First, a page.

By Guest Author
There has been a beautiful story circulating the Internet about the story behind the song Taps. Unfortunately as beautiful as this story is there is very little truth to it. According to the story a Union Officer, Captain Robert Ellicombe, risked his life to save another and had no idea if he was a Union or Confederate soldier. Only after dragging him back to his lines did he discover that he was dead and that it was his son. However there is no record of an officer with that name serving there at the time.
This version has its beginning from the web site http://freepages.music.rootsweb.ancestry.com/~edgmon/cwtaps.htm
There are various stories about the beginning of the original tune.
One story says that Taps is actually adapted from the French "Tatoo" which in French means "Extinguish Lights", which was used in the U.S. from 1835 until 1860. Contrary to Legend, the tune of taps was adapted by Union General Dan Butterfield of Utica NY in 1862 during the Civil War. However family history says the song was actually written by a confederate, Milton Butterfield, who was a relative of General Dan Butterfield. Supposedly he gave the song written on the back of an envelope during a truce in the
war. Bugler Oliver Wilcox Norton confirms that fact in a letter he wrote to the newspaper in 1898 saying that he had received the tune written on a back on an envelope.
The newspaper, in order to confirm the story, wrote back to General Dan Butterfield. A portion of his answer is as follows, and I quote.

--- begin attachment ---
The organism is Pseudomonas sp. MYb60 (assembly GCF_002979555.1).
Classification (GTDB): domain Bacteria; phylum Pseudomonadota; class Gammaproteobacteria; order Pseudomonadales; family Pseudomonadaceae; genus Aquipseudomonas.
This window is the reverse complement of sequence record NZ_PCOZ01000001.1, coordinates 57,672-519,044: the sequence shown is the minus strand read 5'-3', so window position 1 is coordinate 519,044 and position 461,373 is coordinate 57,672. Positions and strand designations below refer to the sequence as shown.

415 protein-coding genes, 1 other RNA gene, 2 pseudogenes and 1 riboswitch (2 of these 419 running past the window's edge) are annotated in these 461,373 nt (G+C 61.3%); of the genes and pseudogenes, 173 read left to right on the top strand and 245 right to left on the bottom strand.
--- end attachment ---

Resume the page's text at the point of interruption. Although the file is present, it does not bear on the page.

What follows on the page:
"I had composed a call for my brigade, to precede any calls, indicating that such were calls, or orders, for my brigade alone. The call of Taps did not seem to be as smooth, melodious and musical as it should be, and I called in some one who could write music, and practiced a change in the call of Taps until I had it suit my ear, and then, as Norton writes, got it to my taste without being able to write music or knowing the technical name of any note, but, simply by ear, arranged it as Norton describes."
Now, prior to all this, it was customary to fire rifle volleys at the graveside of
fallen soldier or sailor. Union officers were worried that the gunshots would set off the Confederate soldiers and start another attack. So in place of the rifle volley they substituted Taps. This was the beginning to our having taps played at military funerals. Taps was used by the Confederates as well as the Union. Words to the song are as follows.
Day is done, gone the sun
from the hills, from the lake,
from the skies.
All is well, safely rest,
God is nigh.
Go to sleep, peaceful sleep,
May the soldier or sailor,
On the land or the deep,
Safe in sleep.